Puranas

The Puranas, literally meaning ‘tales of ancient times’,  are the richest collection of mythology in the world. Most of them attained their final form around 500 A.D. but they were passed on as an oral tradition since the time of Krishna (c. 1500 B.C.).

There are eighteen major Puranas and a few minor ones. Each is a long book consisting of various stories of the Gods and Goddesses, hymns, an outline of ancient history, cosmology, rules of life, rituals, instructions on spiritual knowledge. Hence the Puranas are like encyclopaedias of religion and culture and contain material of different levels and degrees of difficulty. Puranas usually give prominence to a particular deity, employing an abundance of religious and philosophical concepts. They are usually written in the form of stories related by one person to another.

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Dharma

Dharma is perhaps one of the most important of all concepts in Hinduism. Put simply, it is known to mean ‘Duty’. However, this simple meaning does not fully explain dharma. The word dharma comes the Sanskrit root word dhr meaning ‘to hold up’ and hence the word dharma means ‘that which upholds’. Read more

9 Hindu Beliefs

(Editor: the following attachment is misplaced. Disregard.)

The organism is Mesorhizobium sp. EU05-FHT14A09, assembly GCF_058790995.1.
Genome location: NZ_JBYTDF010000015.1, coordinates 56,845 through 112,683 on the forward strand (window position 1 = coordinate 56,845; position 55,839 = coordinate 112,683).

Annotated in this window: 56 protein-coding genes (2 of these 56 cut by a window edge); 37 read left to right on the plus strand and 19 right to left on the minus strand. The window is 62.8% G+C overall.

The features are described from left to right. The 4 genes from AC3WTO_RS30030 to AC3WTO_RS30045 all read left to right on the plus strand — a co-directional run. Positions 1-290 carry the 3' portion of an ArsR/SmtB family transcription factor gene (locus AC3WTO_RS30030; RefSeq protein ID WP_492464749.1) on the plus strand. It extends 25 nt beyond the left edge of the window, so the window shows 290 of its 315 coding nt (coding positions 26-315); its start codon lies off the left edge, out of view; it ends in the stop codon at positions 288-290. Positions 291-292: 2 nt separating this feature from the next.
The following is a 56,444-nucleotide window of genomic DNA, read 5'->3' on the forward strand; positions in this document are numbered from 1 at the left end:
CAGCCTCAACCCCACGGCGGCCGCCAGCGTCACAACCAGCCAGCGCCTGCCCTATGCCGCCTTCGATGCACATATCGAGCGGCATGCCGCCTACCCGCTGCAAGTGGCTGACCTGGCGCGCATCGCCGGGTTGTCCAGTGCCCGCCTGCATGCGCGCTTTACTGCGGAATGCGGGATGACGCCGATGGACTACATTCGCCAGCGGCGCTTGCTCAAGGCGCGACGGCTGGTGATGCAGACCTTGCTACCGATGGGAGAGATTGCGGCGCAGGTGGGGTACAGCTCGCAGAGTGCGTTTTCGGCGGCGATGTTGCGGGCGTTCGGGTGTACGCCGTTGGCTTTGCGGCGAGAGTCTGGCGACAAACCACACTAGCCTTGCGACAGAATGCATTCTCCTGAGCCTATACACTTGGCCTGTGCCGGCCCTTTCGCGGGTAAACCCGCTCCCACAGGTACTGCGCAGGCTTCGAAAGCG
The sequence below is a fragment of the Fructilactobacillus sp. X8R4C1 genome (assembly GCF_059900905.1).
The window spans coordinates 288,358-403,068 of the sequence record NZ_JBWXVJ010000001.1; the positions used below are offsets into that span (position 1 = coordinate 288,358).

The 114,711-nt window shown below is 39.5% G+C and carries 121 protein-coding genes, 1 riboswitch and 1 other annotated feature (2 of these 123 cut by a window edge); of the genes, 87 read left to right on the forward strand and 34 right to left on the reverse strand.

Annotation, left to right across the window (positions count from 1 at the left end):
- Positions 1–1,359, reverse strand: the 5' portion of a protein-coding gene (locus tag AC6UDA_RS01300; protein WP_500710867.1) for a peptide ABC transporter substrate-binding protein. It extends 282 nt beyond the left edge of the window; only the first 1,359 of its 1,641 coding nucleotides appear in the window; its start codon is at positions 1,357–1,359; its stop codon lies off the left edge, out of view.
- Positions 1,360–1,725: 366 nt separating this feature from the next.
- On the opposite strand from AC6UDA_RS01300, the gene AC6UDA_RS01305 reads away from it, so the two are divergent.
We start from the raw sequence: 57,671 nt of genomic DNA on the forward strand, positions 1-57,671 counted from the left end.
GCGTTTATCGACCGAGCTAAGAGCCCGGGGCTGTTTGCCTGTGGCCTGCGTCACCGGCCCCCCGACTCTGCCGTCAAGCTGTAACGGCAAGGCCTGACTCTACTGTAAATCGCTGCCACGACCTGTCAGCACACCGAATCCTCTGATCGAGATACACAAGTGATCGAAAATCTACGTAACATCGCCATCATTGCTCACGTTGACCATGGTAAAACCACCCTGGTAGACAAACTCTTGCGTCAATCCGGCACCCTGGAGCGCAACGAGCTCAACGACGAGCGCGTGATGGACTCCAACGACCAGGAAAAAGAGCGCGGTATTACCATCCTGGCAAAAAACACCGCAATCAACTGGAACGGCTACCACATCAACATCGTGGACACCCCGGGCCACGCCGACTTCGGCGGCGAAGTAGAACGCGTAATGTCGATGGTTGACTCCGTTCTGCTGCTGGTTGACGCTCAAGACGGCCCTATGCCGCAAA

1. Hindus believe in an all-pervasive Supreme Being called Brahman in the form of the Brahma the Creator, Vishnu the Preserver, and Shiva the Destroyer.

2. Hindus believe in the four Vedas, the most ancient of sacred Hindu texts.

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Meaning of Namaste

Namaste

Indians greet each other with namaste. The two palms are placed together in front of the chest and the head bows whilst saying the word namaste. This greeting is for all – people younger than us, of our own age, those older than us, friends and even strangers.

There are five forms of formal traditional greeting enjoined in the shaastras of which namaskaram is one. This is understood as prostration but it actually refers to paying homage as we do today when we greet each other with a namaste. Read more